Millennials might not be as financially illiterate as you think.
The social-media company analyzed audience insights, conversation analysis and survey data, and discovered the millennial mindset toward money isn't quite as impulsive as you might think.
Millennials drive 40 percent of the financial conversation on Facebook, generating around 6.5 million posts, comments, likes and shares each month -- and women are propelling the chatter.
More than 60 percent of all content pertaining to peer-to-peer payments, loans and mortgages, banking, investments and credit cards is dominated by female users.
Debt, credit scores and financial guidance are among the top concerns for this generation. An estimated 53 percent of millennials report not having someone they trust for financial guidance and only 8 percent trust institutions for guidance.
Nearly half of the generation is open to swapping their bank, credit card company or brokerage account and a third describe their current bank in unflattering terms -- 68 percent do not feel like they are understood by their bank.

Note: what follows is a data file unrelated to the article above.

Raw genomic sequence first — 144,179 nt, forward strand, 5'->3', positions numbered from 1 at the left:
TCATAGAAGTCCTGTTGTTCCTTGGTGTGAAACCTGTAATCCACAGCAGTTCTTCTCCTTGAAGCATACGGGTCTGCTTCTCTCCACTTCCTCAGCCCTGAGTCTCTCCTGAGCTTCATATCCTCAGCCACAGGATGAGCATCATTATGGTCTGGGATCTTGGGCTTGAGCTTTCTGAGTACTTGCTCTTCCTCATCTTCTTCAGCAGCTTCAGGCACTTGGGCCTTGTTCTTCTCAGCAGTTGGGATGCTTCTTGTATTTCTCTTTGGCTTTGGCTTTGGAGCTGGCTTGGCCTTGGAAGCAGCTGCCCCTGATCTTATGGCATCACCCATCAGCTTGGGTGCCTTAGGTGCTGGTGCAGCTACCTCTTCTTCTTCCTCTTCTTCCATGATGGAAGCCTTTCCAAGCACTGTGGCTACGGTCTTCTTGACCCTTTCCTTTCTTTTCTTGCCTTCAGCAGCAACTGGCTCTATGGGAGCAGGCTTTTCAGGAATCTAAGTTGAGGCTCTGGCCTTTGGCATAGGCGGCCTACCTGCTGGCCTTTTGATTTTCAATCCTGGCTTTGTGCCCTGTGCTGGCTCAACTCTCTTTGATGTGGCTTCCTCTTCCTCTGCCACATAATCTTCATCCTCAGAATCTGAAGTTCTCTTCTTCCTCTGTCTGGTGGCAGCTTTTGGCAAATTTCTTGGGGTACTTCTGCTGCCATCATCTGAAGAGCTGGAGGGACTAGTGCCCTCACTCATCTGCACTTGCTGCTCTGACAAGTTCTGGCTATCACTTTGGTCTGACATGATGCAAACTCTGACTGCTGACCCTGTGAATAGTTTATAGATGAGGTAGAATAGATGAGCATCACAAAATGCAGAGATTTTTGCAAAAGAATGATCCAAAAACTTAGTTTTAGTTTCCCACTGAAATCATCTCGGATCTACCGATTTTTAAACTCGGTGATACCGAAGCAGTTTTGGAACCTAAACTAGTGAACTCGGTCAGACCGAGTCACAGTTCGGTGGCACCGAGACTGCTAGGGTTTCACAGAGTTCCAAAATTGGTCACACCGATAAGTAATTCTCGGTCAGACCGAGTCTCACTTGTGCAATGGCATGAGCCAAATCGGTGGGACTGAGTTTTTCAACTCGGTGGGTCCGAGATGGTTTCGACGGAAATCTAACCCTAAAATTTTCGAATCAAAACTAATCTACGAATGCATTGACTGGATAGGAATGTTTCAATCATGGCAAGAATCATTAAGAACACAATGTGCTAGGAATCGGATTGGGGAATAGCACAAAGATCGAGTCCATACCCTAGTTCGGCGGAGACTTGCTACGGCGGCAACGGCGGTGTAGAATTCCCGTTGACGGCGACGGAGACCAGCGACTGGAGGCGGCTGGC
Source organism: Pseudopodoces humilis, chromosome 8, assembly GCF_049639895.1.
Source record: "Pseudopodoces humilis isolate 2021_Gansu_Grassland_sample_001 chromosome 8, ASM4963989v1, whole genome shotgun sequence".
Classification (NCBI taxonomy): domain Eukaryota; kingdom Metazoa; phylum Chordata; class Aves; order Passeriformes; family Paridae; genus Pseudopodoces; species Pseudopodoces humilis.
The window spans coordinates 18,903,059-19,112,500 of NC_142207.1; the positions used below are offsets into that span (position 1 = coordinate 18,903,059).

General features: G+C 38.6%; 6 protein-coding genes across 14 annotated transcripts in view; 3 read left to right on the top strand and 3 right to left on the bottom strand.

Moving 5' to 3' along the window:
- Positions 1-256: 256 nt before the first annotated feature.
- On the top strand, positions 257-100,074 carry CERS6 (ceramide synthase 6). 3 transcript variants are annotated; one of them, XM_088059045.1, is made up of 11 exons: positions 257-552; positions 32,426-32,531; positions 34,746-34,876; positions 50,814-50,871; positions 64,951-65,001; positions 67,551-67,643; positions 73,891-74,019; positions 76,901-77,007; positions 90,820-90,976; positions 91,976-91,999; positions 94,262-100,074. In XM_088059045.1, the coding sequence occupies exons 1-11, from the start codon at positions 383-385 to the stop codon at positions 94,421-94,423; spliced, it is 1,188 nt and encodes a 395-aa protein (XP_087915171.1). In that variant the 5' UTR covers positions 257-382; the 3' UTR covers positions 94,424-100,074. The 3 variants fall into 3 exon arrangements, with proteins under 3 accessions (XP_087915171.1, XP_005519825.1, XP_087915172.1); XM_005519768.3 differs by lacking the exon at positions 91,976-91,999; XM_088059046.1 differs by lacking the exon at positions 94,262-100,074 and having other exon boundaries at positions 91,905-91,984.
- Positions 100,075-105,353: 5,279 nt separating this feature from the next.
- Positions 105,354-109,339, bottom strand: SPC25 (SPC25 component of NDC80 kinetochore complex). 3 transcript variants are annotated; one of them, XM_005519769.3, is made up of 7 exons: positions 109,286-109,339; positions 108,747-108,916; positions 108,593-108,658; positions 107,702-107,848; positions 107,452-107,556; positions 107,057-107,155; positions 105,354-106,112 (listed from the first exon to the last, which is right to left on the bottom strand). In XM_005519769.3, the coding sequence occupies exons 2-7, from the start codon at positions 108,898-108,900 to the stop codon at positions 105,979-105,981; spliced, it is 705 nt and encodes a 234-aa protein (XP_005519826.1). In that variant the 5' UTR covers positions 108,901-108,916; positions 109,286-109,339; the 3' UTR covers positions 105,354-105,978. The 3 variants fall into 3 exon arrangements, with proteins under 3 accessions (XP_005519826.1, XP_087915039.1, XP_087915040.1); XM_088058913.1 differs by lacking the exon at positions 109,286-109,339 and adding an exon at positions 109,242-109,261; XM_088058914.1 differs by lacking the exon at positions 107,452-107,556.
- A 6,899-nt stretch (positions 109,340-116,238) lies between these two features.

Some millennials shy away from credit cards, with 25 percent believing that such cards will worsen their financial standing. However, 46 percent note that the main reason they use credit cards is to help build credit, while 36 percent say it helps to increase their financial flexibility. Only 8 percent cite rewards as a reason to use credit cards.
In fact, 57 percent of millennials would prefer to pay with cash than credit.
Millennials are redefining financial success, according to Facebook. Some 46 percent believe that financial success means being debt free. Owning a home was considered a top priority by 21 percent of millennials, while only 13 percent cite being able to retire are their main financial priority.
This story originally appeared on CNBC